December 7, 2010
More SEC Tea Leaves...
Earlier today, the S.E.C. web site announced a new insider trading complaint, this one against a law firm technology manager and his brother-in-law. The case is tantalizing for several reasons.
First, some of the transactions at issue allegedly yielded profits under $2,000, thus belying the notion that only big schemes garner Commission attention.
Second, according to an S.E.C. official, the misappropriation theory utilized is premised on duties to the (unnamed) employer law firm and its clients. Thus, nearly 15 years after O'Hagan, we still don't know precisely whose confidence is betrayed by the trading of an "outsider" in these types of cases.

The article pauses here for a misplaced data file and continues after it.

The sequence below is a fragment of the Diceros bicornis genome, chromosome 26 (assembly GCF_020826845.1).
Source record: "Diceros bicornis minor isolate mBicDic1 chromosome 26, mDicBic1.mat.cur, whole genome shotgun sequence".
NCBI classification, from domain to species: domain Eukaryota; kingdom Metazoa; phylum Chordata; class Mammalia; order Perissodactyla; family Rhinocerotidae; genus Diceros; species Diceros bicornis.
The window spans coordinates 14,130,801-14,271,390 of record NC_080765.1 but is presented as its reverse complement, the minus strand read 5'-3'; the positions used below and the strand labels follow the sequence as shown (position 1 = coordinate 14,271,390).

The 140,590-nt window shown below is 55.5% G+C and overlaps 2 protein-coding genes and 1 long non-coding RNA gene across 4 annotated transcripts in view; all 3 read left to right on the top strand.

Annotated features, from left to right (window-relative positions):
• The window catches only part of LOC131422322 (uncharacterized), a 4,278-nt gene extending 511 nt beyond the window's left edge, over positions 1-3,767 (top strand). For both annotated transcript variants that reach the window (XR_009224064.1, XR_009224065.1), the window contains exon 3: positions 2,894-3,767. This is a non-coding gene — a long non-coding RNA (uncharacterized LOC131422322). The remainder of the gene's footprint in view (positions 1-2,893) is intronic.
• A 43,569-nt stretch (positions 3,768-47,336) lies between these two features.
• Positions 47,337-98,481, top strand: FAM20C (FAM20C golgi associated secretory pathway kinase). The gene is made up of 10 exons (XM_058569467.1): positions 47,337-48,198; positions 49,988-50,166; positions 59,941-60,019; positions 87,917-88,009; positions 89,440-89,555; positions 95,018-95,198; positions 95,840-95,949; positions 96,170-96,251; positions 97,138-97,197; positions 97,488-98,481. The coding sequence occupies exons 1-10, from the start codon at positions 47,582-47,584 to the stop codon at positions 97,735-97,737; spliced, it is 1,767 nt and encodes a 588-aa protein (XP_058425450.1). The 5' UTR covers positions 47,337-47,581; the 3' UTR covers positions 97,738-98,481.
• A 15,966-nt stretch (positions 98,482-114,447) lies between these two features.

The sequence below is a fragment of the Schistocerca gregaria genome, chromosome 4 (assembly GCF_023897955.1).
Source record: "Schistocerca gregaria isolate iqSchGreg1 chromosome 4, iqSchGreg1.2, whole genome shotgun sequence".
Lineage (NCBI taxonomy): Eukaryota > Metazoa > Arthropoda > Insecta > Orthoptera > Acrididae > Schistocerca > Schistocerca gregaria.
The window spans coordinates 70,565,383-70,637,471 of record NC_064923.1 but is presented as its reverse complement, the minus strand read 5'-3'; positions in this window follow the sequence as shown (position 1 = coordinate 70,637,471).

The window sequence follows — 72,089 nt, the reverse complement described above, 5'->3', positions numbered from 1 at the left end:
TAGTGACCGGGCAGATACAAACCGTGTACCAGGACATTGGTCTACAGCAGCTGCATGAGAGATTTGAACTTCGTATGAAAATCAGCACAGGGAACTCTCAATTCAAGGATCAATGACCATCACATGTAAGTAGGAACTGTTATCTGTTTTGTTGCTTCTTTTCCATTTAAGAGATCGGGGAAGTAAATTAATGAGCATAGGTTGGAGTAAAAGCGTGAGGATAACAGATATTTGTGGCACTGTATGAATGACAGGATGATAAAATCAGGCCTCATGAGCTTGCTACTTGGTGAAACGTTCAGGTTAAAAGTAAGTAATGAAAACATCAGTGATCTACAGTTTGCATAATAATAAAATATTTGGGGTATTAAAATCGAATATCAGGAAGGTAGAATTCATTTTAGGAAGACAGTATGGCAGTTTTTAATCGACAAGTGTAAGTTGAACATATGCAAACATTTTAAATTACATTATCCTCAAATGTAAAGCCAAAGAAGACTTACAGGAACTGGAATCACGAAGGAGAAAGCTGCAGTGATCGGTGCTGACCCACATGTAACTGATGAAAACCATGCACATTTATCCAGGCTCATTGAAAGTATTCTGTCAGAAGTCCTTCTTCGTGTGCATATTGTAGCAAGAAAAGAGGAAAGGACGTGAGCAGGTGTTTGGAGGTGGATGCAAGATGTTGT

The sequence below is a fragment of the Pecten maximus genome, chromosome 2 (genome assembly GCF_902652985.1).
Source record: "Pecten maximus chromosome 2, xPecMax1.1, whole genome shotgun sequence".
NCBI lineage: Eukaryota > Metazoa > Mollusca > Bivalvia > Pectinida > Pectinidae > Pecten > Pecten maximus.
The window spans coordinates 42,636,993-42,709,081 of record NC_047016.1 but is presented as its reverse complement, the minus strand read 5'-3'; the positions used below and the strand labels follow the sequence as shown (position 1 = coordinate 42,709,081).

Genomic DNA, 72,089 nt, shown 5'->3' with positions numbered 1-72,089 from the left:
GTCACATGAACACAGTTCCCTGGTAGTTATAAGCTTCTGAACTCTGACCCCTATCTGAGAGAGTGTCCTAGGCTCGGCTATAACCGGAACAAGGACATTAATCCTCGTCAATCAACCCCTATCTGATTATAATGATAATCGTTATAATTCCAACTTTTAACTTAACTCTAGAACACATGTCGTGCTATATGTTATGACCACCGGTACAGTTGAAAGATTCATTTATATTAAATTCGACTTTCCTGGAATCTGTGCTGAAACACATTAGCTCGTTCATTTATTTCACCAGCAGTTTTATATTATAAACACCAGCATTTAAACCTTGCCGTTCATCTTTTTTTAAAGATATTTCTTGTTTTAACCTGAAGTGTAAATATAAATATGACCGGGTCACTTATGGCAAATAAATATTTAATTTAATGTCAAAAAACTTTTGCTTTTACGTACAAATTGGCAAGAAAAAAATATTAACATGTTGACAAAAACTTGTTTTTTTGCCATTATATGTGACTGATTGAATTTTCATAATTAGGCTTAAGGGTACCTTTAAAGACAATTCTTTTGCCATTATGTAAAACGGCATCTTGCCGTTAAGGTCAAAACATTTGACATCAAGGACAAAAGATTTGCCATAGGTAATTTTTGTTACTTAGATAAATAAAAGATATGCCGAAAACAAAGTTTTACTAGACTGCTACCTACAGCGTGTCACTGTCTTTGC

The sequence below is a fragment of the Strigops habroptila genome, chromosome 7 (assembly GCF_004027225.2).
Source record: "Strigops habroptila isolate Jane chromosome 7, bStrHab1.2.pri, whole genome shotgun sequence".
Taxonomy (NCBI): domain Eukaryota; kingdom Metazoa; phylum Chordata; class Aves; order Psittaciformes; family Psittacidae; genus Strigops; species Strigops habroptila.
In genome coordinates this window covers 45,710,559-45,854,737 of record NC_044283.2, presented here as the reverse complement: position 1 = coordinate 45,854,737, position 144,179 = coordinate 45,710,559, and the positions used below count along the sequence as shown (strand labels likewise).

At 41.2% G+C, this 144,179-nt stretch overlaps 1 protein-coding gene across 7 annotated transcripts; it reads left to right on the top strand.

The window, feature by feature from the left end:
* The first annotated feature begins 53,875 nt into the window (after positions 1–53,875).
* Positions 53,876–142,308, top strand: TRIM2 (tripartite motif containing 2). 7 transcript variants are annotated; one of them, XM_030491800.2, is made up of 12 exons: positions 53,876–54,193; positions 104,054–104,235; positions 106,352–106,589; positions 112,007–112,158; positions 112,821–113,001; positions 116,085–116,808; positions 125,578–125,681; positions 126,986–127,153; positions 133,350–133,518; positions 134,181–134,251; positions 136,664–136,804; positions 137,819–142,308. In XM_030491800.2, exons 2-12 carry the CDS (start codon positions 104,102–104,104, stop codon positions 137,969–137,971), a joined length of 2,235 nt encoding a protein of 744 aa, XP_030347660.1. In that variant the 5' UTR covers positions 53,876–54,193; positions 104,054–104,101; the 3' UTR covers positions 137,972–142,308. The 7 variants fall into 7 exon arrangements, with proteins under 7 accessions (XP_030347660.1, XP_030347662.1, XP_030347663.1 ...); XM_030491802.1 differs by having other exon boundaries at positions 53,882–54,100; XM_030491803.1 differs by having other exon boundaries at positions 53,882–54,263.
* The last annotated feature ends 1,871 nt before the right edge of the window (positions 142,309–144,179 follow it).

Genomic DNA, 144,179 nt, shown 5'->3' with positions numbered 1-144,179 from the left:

Finally, all three clauses of Rule 10b-5 (in relation to the activities of both the alleged tipper and tippee) are included in Count One - traditionally, an alleged insider trader was said to violate clauses one and three of the famed prohibition, without reference to the "untrue statements" provision.
The S.E.C. release (with link to Complaint) can be found at www.sec.gov/news/press/2010/2010-240.html.
December 7, 2010 | Permalink